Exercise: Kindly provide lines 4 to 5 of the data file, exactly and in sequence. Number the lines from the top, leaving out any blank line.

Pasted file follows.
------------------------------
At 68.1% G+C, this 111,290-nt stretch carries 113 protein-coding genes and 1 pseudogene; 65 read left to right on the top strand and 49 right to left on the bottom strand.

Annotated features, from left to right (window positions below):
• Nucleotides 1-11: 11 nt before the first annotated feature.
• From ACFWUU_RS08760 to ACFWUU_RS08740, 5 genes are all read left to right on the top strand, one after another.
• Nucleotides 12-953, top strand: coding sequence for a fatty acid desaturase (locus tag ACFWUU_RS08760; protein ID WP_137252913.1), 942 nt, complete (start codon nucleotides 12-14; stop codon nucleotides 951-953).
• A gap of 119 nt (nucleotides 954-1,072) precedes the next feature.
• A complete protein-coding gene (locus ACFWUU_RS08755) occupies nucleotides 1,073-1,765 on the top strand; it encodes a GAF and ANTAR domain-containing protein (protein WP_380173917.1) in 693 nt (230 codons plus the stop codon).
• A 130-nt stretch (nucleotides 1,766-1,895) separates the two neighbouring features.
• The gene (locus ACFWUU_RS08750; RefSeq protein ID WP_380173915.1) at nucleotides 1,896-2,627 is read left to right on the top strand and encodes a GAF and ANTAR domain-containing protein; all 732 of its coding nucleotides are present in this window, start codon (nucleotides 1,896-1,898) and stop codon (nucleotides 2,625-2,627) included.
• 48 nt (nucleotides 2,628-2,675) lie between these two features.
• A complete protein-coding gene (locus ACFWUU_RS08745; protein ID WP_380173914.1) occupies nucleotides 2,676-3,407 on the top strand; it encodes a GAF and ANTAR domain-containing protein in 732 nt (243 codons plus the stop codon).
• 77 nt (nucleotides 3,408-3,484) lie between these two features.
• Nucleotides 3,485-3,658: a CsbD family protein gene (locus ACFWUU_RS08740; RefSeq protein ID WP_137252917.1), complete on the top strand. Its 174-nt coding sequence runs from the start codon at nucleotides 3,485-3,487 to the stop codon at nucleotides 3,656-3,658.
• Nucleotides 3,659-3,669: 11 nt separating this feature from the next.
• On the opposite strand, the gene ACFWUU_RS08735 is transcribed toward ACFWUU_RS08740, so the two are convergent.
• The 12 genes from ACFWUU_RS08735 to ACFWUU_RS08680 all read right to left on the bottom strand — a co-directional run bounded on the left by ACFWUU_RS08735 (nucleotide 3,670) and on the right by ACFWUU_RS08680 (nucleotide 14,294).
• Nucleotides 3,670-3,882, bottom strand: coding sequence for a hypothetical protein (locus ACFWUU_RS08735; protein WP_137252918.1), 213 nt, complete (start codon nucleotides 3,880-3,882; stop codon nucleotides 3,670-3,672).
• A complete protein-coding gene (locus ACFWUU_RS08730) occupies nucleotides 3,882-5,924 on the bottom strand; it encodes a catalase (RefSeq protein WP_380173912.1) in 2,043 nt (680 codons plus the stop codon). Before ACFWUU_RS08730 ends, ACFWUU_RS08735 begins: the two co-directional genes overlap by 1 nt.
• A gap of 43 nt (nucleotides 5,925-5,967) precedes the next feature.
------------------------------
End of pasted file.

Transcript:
• From ACFWUU_RS08760 to ACFWUU_RS08740, 5 genes are all read left to right on the top strand, one after another.
• Nucleotides 12-953, top strand: coding sequence for a fatty acid desaturase (locus tag ACFWUU_RS08760; protein ID WP_137252913.1), 942 nt, complete (start codon nucleotides 12-14; stop codon nucleotides 951-953).